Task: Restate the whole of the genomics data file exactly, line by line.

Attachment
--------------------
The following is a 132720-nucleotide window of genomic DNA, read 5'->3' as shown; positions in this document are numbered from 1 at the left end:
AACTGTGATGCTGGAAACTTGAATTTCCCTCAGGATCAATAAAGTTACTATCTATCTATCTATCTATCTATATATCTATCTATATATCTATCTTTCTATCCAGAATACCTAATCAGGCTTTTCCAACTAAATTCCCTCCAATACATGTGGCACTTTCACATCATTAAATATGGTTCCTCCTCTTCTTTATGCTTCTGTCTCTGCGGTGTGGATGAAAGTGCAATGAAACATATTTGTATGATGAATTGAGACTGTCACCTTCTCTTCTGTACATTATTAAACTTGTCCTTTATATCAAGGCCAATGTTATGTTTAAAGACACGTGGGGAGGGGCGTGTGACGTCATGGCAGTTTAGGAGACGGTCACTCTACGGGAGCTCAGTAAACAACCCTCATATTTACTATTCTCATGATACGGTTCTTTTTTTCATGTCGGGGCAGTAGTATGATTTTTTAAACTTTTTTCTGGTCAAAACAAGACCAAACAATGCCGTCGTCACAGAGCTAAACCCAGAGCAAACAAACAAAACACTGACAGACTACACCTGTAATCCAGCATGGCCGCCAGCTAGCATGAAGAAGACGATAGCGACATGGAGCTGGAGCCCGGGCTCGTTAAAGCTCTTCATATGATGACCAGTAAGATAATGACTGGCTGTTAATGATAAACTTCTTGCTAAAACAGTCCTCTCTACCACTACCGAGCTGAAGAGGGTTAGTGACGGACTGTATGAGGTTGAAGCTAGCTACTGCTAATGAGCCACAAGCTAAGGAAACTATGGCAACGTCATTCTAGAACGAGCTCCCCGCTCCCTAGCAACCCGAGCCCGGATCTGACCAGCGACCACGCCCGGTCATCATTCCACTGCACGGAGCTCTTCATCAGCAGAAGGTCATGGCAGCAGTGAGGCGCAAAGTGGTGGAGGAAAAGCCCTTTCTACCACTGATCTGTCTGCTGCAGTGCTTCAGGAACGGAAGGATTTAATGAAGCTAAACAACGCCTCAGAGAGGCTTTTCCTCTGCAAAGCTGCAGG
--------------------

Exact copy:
The following is a 132720-nucleotide window of genomic DNA, read 5'->3' as shown; positions in this document are numbered from 1 at the left end:
AACTGTGATGCTGGAAACTTGAATTTCCCTCAGGATCAATAAAGTTACTATCTATCTATCTATCTATCTATATATCTATCTATATATCTATCTTTCTATCCAGAATACCTAATCAGGCTTTTCCAACTAAATTCCCTCCAATACATGTGGCACTTTCACATCATTAAATATGGTTCCTCCTCTTCTTTATGCTTCTGTCTCTGCGGTGTGGATGAAAGTGCAATGAAACATATTTGTATGATGAATTGAGACTGTCACCTTCTCTTCTGTACATTATTAAACTTGTCCTTTATATCAAGGCCAATGTTATGTTTAAAGACACGTGGGGAGGGGCGTGTGACGTCATGGCAGTTTAGGAGACGGTCACTCTACGGGAGCTCAGTAAACAACCCTCATATTTACTATTCTCATGATACGGTTCTTTTTTTCATGTCGGGGCAGTAGTATGATTTTTTAAACTTTTTTCTGGTCAAAACAAGACCAAACAATGCCGTCGTCACAGAGCTAAACCCAGAGCAAACAAACAAAACACTGACAGACTACACCTGTAATCCAGCATGGCCGCCAGCTAGCATGAAGAAGACGATAGCGACATGGAGCTGGAGCCCGGGCTCGTTAAAGCTCTTCATATGATGACCAGTAAGATAATGACTGGCTGTTAATGATAAACTTCTTGCTAAAACAGTCCTCTCTACCACTACCGAGCTGAAGAGGGTTAGTGACGGACTGTATGAGGTTGAAGCTAGCTACTGCTAATGAGCCACAAGCTAAGGAAACTATGGCAACGTCATTCTAGAACGAGCTCCCCGCTCCCTAGCAACCCGAGCCCGGATCTGACCAGCGACCACGCCCGGTCATCATTCCACTGCACGGAGCTCTTCATCAGCAGAAGGTCATGGCAGCAGTGAGGCGCAAAGTGGTGGAGGAAAAGCCCTTTCTACCACTGATCTGTCTGCTGCAGTGCTTCAGGAACGGAAGGATTTAATGAAGCTAAACAACGCCTCAGAGAGGCTTTTCCTCTGCAAAGCTGCAGG